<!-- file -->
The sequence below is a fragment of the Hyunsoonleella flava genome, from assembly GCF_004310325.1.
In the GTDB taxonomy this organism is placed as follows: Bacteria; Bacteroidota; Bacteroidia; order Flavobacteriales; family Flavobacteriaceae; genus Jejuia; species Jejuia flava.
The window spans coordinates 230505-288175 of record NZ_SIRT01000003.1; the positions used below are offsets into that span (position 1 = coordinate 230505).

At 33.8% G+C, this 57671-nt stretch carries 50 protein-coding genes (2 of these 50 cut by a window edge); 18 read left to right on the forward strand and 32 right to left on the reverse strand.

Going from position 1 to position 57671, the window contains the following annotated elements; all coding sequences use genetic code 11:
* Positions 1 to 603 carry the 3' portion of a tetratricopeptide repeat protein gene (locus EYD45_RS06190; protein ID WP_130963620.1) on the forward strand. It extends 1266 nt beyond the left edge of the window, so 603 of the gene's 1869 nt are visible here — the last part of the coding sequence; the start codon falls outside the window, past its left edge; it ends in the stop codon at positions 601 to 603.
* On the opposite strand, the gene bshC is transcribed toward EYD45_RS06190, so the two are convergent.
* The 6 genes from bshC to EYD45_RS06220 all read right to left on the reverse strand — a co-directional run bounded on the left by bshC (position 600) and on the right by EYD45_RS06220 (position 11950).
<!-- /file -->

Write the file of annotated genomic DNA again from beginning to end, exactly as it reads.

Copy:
The sequence below is a fragment of the Hyunsoonleella flava genome, from assembly GCF_004310325.1.
In the GTDB taxonomy this organism is placed as follows: Bacteria; Bacteroidota; Bacteroidia; order Flavobacteriales; family Flavobacteriaceae; genus Jejuia; species Jejuia flava.
The window spans coordinates 230505-288175 of record NZ_SIRT01000003.1; the positions used below are offsets into that span (position 1 = coordinate 230505).

At 33.8% G+C, this 57671-nt stretch carries 50 protein-coding genes (2 of these 50 cut by a window edge); 18 read left to right on the forward strand and 32 right to left on the reverse strand.

Going from position 1 to position 57671, the window contains the following annotated elements; all coding sequences use genetic code 11:
* Positions 1 to 603 carry the 3' portion of a tetratricopeptide repeat protein gene (locus EYD45_RS06190; protein ID WP_130963620.1) on the forward strand. It extends 1266 nt beyond the left edge of the window, so 603 of the gene's 1869 nt are visible here — the last part of the coding sequence; the start codon falls outside the window, past its left edge; it ends in the stop codon at positions 601 to 603.
* On the opposite strand, the gene bshC is transcribed toward EYD45_RS06190, so the two are convergent.
* The 6 genes from bshC to EYD45_RS06220 all read right to left on the reverse strand — a co-directional run bounded on the left by bshC (position 600) and on the right by EYD45_RS06220 (position 11950).